Disgraced former Illinois Governor Rod Blagojevich has been sentenced to 14 years in prison for corruption.
He was found guilty in June of 17 counts of graft, including trying to sell the US Senate seat once held by President Barack Obama.
At the sentencing in Chicago, he said he was "unbelievably sorry" and had made "terrible mistakes".
Prosecutors had requested a maximum sentence of 20 years, saying the 54-year-old knew he was breaking the law.
The former two-term Democratic governor has been ordered pay a $20,000 (£13,000) fine as part of his sentence, and will report to prison on 16 February 2012.
Correspondents say it is likely that Blagojevich will serve his sentence in a prison outside Illinois. He will be required to undertake eight hours a day of menial labour for 12 cents an hour and share a cell with other inmates. Family visits will be limited.
Blagojevich was arrested in December 2008 while still in office. His Republican predecessor as governor was also jailed for corruption.
He has been handed the harshest sentence of any of the four former governors of Illinois who have been sent to prison during the last four decades, the Associated Press reports.
In court, Blagojevich sat hunched forward with a blank expression as the sentence was read on Wednesday.
Afterwards, he brushed away tears from his wife's cheeks as he held her in the courtroom.
Pleading for leniency before sentencing, Blagojevich told Judge James Zagel he thought what he had been doing was "permissible".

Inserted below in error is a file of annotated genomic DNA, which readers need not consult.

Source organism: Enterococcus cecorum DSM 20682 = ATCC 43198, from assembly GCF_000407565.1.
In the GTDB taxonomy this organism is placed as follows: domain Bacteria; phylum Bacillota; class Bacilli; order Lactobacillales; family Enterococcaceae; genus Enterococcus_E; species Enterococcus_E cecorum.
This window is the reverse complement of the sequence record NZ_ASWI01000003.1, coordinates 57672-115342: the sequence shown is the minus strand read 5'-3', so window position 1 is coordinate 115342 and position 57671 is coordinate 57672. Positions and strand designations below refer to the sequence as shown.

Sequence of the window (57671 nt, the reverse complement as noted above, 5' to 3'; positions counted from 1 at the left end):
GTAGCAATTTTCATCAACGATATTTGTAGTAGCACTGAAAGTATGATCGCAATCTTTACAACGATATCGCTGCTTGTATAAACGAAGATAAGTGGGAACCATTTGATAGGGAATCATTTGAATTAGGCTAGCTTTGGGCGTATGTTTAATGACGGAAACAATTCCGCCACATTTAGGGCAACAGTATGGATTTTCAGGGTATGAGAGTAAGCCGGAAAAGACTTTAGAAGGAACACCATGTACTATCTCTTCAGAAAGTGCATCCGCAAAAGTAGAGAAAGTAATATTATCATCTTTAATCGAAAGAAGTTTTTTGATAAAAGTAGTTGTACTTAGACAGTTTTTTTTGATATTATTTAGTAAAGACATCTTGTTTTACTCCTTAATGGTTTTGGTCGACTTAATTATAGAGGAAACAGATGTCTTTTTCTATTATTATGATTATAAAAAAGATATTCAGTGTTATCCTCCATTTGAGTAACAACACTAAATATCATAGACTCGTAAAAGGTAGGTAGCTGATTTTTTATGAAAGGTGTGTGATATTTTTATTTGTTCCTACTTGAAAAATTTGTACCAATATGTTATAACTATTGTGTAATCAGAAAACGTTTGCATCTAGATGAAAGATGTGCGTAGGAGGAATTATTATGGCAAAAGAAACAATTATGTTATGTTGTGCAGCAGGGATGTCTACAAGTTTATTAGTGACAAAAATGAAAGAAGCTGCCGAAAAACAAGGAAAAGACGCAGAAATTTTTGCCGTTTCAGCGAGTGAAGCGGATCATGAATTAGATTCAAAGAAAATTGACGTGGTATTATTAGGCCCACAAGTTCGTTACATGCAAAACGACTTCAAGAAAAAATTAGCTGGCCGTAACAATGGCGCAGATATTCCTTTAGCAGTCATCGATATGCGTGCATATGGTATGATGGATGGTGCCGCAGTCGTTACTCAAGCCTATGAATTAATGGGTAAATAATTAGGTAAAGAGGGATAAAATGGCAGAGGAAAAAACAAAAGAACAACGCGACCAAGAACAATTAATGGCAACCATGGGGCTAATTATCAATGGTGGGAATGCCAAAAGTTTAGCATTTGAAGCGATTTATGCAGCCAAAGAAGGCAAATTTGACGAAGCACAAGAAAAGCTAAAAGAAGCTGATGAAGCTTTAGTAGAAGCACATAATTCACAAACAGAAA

Acknowledging his mistake, Blagojevich said he "never set out to break the law".
"My life is ruined, at least now," he said. "My political career is over. I can't be a lawyer anymore. We can't afford the home we live in; we're trying to sell it.
"I realise that the things I thought were permissible, the jury has made abundantly clear were not."
He added: "Because of all that, I have jeopardised my ability to protect my children."
The admission of guilt came after years of insisting he was innocent.
Judge Zagel said that Blagojevich's appeal to the court did not mitigate his crimes.
"Whatever good things you did for people as governor, and you did some, I am more concerned with the occasions when you wanted to use your powers when you wanted to do things that were only good for yourself," he said.
"When it is the governor who goes bad, the fabric of Illinois is torn and disfigured and not easily repaired."
Bribes and extortion
Blagojevich was not immediately taken into custody, and is expected to appeal against the conviction.
He was also convicted of trying to extort campaign donations from business executives, and of soliciting bribes from racing officials.
One of his top fundraisers, Antoin Rezko, was sentenced last month to 10-and-a-half years in prison.
Prosecutors said: "Blagojevich engaged in extensive criminal conduct with and without Rezko, provided no co-operation, perjured himself for seven days on the witness stand, and has accepted no responsibility for his criminal conduct."
The defence argued that the former governor had already paid a high price for his actions through ridicule and financial ruin.
He was elected governor of Illinois in 2002 and served until 2009, when the state legislature threw him out of office following his arrest.
As governor, he was tasked under law with appointing someone to fill the Senate seat left vacant when Mr Obama won election to the White House.
In FBI wire taps, Blagojevich was heard describing the Senate appointment as a "golden" opportunity.
After the jury was unable to reach a verdict in the first trial, Blagojevich was found guilty in the second.